Martha Pearl Villas has been making it for years in her North Carolina kitchen. She has served it at bridge club luncheons. It has been a centerpiece of family bridal showers and wedding brunches. Eventually she will publish it in a book entitled “My Mother’s Southern Kitchen: Recipes and Reminiscences.”
But James Villas is bothered by the inclusion of two cans of condensed cream of chicken soup in that recipe.
“All real Southern cooks use canned soup in certain casseroles,” she tells her son, defensively. “Why don’t you taste it before ridiculing?”
James does exactly that and proclaims it “Delicious!” Still, though, full of big city food smarts, he believes he can do better. Instead of using canned soup, he makes chicken stock and carefully thickens it with half-and-half.
The result, he concludes, is altogether different, and inferior. His food snobbery is summarily deflated.
COVID-19 confinement has increased our dependence on long-trusted products like Duke’s Mayonnaise, Muddy Pond Sorghum, and Allan Benton’s bacon. And our larder has remained well stocked with a variety of canned soups. We rarely eat them as soups. Instead, they are essential recipe ingredients. Without an inventory of cream of mushroom soup at home, I feel deprived, vulnerable, somehow less prepared to face uncertainty.
As my late mother often said, “Canned soups got us through World War II.” I wouldn’t think of making the late Martha Culp’s broccoli casserole, which I’ve done several times this winter and spring, without a can of cream of mushroom soup to bind all the ingredients, including, by the way, vinegar, which makes the dish. I can’t imagine my Aunt Nelle’s hot chicken salad without a can of creamy chicken mushroom. Her cornflake-crowned salad reminds me, too, of the era when the South discovered canned water chestnuts.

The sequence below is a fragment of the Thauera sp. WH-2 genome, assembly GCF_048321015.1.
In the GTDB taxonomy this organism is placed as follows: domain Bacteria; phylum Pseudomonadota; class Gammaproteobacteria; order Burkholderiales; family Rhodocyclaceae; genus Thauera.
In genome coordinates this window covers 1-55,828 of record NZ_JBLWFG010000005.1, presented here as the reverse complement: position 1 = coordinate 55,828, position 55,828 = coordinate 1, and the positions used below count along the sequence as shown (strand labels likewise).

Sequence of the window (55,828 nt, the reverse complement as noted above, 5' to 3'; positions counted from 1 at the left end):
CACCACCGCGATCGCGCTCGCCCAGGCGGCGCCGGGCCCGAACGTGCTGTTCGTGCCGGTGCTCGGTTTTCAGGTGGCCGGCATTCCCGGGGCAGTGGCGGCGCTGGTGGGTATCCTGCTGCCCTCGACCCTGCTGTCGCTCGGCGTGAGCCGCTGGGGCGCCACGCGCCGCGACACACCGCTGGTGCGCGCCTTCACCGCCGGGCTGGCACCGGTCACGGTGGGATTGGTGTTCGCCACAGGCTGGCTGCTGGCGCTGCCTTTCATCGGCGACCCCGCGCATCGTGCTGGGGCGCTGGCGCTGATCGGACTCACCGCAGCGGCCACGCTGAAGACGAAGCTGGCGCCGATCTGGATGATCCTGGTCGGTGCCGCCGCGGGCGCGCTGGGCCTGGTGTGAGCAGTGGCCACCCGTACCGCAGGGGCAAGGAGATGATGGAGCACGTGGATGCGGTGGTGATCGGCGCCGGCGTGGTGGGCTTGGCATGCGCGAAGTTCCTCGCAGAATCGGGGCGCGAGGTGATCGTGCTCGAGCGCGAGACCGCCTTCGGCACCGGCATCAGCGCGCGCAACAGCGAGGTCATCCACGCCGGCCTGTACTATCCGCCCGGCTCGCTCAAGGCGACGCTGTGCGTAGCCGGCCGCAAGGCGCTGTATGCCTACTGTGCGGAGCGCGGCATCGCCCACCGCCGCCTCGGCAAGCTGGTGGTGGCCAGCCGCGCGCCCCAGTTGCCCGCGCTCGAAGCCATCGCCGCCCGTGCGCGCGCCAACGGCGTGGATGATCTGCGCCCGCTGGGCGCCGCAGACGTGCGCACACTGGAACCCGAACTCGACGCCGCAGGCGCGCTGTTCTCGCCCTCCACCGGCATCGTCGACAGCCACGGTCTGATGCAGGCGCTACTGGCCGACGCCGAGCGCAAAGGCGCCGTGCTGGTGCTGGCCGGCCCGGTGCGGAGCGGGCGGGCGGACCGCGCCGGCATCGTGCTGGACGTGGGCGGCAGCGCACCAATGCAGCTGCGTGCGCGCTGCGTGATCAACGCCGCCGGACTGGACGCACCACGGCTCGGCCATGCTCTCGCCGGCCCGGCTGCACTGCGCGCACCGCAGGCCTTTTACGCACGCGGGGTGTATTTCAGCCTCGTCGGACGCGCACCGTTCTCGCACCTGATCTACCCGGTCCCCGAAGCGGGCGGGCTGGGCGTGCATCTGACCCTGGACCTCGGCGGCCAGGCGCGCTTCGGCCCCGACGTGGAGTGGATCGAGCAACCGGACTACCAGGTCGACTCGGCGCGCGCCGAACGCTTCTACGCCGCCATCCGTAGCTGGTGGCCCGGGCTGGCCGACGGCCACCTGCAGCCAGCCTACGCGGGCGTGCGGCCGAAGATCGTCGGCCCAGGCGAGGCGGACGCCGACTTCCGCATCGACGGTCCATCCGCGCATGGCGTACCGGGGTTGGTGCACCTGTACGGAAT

Of funeral food, Mississippian Jill Connor Browne, founder of the Sweet Potato Queens, once wrote: “If there’s a balm in Gilead, I’d be willing to bet it’s made with cream of mushroom soup, Velveeta, or Cool Whip.”
My mother’s signature dish, a term that is probably too fancy a one for this context, was cubed steak and gravy. Canned soups were its foundation. The gravy was a blend of canned French onion soup, golden mushroom soup, and a soup can of water. That’s it. She would season a plate of flour with salt and pepper only, dredge the meat in the flour, brown it in oil, and then put it in a baking dish topped with the soup mixture. After about an hour, covered, at 350 degrees, the gravy was thick and rich and wonderful over mashed potatoes or rice. When I found cubed pork steaks a few years ago at a local Food City, I made that substitution, and we like this modified version even better. Were my mother still living, she likely would have commented about how I always have to add my own imprint.
I have no idea where my mother got this recipe, but my guess would be that great repository of recipes, the United Methodist Church. I know she was serving it at least as far back as the summer of 1979, when she fortified me with cubed steak and gravy and “company potatoes” before I boarded an airplane for Cleveland, Ohio, to do some catalogue work for American Greetings. She even adapted her procedure for the slow cooker, and the dish became an expectation at every family gathering.
If you’re like we are, maybe during this pandemic you’ve reached into the depths of your freezer to retrieve some forgotten homegrown okra. Or maybe you found some unopened apple butter in the far reaches of the pantry. More than likely, newfound foods have become even more precious to you.
We find ourselves toasting every slice of bread now, even the heels. For us, this pandemic has been less about hoarding and much more about making the most of what we already have. The inherited guilt from our Depression-era families over wasting anything has gained new life.
Anticipating hard times, however they come, is in our DNA around here. That’s why we cure hams. That’s why we boil apples into long-lasting apple butter in the fall. That’s why we stock up on canned soups with expiration dates two years away.
Canned soups may have started out as shortcuts, but they have become symbols, part of our relearning of profound lessons taught by generations before us.
Fred Sauceman is the author of the book “The Proffitts of Ridgewood: An Appalachian Family’s Life in Barbecue.”